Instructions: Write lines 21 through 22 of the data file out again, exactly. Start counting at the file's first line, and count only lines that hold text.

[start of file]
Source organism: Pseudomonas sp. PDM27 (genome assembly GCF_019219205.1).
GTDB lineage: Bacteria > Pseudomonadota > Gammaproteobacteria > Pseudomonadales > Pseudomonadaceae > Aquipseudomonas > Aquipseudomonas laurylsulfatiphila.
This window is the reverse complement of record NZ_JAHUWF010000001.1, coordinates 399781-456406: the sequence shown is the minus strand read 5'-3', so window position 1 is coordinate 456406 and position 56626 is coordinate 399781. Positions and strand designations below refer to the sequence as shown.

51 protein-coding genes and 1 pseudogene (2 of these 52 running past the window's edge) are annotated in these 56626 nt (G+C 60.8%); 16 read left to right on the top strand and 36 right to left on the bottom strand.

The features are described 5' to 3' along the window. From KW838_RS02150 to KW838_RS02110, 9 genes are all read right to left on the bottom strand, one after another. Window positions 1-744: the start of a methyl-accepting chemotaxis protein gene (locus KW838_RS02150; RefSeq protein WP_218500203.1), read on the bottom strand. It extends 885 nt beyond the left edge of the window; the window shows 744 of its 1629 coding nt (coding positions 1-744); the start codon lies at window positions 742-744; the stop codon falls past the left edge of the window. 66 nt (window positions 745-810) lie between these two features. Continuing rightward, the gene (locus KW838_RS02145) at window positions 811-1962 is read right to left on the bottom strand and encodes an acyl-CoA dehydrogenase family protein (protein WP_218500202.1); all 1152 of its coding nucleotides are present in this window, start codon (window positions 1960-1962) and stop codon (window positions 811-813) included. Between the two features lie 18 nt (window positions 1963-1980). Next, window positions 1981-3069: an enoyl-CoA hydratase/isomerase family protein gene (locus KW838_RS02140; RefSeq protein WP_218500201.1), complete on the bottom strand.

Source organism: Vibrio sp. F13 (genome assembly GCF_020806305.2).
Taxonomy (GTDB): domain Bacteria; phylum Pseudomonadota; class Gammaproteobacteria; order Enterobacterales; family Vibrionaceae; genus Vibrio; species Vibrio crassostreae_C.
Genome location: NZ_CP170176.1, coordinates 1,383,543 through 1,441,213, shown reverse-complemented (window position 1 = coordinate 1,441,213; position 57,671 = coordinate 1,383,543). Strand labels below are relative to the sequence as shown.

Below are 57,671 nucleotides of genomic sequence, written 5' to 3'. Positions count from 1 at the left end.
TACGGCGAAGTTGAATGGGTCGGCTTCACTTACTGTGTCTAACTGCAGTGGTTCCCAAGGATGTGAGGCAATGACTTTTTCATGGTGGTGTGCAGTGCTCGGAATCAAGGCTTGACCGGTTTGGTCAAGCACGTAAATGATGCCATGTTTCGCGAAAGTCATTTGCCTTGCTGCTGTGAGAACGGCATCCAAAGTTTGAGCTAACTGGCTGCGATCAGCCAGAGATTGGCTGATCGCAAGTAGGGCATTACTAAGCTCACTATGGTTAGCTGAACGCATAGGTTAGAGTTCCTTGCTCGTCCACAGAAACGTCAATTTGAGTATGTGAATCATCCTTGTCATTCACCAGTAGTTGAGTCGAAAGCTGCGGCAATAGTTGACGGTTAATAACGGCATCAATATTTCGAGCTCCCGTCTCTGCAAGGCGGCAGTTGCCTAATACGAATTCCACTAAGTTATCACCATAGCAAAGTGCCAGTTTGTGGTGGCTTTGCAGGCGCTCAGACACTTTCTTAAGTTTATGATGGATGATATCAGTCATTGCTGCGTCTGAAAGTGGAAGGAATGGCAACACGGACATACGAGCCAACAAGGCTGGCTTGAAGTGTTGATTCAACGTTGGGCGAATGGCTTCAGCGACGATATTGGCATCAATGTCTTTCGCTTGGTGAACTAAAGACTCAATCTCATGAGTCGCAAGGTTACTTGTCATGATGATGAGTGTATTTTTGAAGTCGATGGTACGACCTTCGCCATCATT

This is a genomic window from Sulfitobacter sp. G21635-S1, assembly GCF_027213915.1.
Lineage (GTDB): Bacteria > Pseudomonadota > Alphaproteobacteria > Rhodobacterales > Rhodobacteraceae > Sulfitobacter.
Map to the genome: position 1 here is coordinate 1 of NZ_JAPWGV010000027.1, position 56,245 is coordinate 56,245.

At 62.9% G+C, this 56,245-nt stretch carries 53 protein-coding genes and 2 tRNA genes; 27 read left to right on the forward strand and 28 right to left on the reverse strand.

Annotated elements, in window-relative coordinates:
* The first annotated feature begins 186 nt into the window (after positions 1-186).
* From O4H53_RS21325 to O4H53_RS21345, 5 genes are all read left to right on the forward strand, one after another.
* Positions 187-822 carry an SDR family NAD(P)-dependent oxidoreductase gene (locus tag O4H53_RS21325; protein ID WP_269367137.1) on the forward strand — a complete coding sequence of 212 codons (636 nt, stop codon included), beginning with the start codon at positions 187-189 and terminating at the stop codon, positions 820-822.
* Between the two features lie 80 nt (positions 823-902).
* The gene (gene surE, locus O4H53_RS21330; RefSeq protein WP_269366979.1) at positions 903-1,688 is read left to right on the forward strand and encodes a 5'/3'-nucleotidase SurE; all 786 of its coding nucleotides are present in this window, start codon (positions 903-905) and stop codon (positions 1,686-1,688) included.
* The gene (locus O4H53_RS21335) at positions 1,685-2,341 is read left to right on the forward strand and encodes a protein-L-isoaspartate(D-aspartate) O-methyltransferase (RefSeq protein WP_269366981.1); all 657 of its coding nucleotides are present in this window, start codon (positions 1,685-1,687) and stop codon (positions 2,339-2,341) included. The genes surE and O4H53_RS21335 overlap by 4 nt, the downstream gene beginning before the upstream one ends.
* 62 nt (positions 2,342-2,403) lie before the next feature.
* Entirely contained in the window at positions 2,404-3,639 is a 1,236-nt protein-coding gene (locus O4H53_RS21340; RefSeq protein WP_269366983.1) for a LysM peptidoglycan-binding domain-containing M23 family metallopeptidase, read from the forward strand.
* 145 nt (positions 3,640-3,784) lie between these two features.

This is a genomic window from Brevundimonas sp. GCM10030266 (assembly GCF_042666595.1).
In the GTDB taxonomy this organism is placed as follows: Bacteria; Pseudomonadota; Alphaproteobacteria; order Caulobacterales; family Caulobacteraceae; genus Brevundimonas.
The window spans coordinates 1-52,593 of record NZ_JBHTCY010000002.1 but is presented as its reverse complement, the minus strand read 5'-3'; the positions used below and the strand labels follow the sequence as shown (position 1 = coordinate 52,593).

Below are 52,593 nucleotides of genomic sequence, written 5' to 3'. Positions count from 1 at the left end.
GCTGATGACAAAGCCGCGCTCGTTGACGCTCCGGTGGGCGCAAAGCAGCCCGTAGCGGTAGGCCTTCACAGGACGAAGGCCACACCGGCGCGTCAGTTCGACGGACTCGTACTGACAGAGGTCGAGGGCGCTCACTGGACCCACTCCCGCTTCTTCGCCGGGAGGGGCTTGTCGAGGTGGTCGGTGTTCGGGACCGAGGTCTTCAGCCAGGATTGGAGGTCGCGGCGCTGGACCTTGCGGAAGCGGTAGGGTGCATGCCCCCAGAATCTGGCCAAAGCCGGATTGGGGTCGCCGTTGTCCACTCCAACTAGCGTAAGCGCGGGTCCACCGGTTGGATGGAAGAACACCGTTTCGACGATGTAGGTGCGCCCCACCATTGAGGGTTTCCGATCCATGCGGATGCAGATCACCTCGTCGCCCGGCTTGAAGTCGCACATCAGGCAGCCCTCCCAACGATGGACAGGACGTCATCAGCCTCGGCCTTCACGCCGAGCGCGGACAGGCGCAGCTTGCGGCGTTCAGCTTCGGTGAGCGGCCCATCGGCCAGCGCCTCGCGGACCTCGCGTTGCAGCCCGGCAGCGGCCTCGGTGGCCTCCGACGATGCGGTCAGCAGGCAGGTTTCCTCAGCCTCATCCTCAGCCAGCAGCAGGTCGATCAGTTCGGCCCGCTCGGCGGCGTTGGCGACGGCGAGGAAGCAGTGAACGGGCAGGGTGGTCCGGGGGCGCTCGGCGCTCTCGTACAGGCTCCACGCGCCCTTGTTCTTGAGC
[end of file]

* The gene (locus O4H53_RS21335) at positions 1,685-2,341 is read left to right on the forward strand and encodes a protein-L-isoaspartate(D-aspartate) O-methyltransferase (RefSeq protein WP_269366981.1); all 657 of its coding nucleotides are present in this window, start codon (positions 1,685-1,687) and stop codon (positions 2,339-2,341) included. The genes surE and O4H53_RS21335 overlap by 4 nt, the downstream gene beginning before the upstream one ends.
* 62 nt (positions 2,342-2,403) lie before the next feature.